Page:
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Was die Geschäftswelt von Open Source lernen kann

Amüsante Keynote von Paul Graham bei der OSCON 2005 (gibt es auch als Text hier).

(note to self: bzgl. der Selbstausbeutung überdenken)

ein paar zitate:

I think the most important of the new principles business has to learn is that people work a lot harder on stuff they like.

It was the narrowness of such channels that made professionals seem so superior to amateurs. There were only a few jobs as professional journalists, for example, so competition ensured the average journalist was fairly good. Whereas anyone can express opinions about current events in a bar. And so the average person expressing his opinions in a bar sounds like an idiot compared to a journalist writing about the subject.
On the Web, the barrier for publishing your ideas is even lower. You don’t have to buy a drink, and they even let kids in. Millions of people are publishing online, and the average level of what they’re writing, as you might expect, is not very good. This has led some in the media to conclude that blogs don’t present much of a threat— that blogs are just a fad.
Those in the print media who dismiss the writing online because of its low average quality are missing an important point: no one reads the average blog. In the old world of channels, it meant something to talk about average quality, because that’s what you were getting whether you liked it or not. But now you can read any writer you want. So the average quality of writing online isn’t what the print media are competing against. They’re competing against the best writing online.

And when I read, say, New York Times stories, I never reach them through the Times front page. Most I find through aggregators like Google News or Slashdot or Delicious. Aggregators show how much better you can do than the channel. The New York Times front page is a list of articles written by people who work for the New York Times. Delicious is a list of articles that are interesting.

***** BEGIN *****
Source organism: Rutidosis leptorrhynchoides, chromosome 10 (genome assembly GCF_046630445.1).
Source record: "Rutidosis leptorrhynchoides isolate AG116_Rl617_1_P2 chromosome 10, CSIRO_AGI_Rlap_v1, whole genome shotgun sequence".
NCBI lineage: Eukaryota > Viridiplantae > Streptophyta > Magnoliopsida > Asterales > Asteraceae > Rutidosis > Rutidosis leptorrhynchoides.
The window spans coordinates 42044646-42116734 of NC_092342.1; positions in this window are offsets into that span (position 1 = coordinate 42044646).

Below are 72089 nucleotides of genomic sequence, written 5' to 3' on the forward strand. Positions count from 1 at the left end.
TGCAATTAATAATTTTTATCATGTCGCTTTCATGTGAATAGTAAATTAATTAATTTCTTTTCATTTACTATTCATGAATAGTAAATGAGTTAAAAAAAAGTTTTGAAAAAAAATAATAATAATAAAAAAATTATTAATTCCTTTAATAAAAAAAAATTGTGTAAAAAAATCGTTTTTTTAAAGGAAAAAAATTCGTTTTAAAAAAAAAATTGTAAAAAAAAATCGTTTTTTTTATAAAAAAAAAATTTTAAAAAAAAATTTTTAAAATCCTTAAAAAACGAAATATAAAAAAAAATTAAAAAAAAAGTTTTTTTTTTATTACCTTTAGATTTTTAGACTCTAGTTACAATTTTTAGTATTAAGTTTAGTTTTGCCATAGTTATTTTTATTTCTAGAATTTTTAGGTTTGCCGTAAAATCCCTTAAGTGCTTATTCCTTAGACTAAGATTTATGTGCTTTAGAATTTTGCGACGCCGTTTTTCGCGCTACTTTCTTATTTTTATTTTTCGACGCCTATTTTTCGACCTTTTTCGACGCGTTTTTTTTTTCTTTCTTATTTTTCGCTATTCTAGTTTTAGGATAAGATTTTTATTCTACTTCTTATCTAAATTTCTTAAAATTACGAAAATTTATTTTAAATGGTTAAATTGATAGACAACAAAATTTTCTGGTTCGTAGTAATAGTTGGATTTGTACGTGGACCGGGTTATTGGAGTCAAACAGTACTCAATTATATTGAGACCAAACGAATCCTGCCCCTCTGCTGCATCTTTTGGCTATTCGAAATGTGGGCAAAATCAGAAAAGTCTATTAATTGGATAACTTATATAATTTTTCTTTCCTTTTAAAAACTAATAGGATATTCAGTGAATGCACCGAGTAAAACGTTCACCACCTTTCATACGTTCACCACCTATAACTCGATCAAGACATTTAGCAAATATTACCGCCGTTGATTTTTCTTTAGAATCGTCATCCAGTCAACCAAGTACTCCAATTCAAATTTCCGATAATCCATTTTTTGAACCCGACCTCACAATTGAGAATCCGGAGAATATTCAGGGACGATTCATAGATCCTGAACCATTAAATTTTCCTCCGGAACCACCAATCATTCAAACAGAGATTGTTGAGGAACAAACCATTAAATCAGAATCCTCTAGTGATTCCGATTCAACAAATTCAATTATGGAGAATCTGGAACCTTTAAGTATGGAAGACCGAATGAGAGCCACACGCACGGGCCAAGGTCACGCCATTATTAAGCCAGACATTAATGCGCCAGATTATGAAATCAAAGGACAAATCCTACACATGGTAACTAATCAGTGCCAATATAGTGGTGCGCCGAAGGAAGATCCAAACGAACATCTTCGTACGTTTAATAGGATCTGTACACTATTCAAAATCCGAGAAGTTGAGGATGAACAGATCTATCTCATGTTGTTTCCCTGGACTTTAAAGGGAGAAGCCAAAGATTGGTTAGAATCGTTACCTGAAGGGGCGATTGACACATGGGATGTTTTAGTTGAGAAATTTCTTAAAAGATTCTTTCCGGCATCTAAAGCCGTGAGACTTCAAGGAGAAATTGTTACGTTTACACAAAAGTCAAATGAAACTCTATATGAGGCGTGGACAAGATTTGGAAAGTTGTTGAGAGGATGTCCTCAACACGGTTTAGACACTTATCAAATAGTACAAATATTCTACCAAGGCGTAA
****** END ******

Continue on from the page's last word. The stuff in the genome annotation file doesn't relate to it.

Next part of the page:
The third big lesson we can learn from open source and blogging is that ideas can bubble up from the bottom, instead of flowing down from the top. Open source and blogging both work bottom-up: people make what they want, and the best stuff prevails.
Does this sound familiar? It’s the principle of a market economy. Ironically, though open source and blogs are done for free, those worlds resemble market economies, while most companies, for all their talk about the value of free markets, are run internally like communist states.
There are two forces that together steer design: ideas about what to do next, and the enforcement of quality. In the channel era, both flowed down from the top. For example, newspaper editors assigned stories to reporters, then edited what they wrote.
Open source and blogging show us things don’t have to work that way. Ideas and even the enforcement of quality can flow bottom-up. And in both cases the results are not merely acceptable, but better.

meta 30.10.2005 /via @paulgraham #